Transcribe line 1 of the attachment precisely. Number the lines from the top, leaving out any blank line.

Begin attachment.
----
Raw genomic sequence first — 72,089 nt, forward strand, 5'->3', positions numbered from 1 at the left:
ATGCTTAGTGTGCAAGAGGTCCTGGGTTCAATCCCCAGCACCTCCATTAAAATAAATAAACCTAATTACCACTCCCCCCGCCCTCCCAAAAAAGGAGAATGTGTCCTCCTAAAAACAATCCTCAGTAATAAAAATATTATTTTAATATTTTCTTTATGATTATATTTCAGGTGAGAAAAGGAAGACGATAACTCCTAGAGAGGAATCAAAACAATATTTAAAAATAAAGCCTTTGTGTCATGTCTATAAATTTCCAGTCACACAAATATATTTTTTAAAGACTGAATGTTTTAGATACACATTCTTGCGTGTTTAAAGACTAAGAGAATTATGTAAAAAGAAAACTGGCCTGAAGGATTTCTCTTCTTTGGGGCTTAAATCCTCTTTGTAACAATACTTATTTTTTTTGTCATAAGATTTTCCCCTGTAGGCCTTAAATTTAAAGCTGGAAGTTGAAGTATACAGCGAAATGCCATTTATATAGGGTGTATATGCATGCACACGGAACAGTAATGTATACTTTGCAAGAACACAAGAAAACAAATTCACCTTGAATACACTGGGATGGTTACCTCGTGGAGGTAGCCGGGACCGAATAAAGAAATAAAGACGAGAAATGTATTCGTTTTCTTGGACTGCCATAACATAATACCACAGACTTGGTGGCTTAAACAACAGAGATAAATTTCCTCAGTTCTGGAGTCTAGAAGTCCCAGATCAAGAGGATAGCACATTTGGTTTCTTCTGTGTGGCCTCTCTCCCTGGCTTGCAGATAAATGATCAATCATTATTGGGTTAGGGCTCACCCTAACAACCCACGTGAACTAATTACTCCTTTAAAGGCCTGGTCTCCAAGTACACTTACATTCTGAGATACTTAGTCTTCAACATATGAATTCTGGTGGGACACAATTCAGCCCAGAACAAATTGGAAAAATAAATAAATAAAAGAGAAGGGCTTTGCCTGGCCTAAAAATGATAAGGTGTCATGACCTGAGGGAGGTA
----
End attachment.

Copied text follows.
Raw genomic sequence first — 72,089 nt, forward strand, 5'->3', positions numbered from 1 at the left: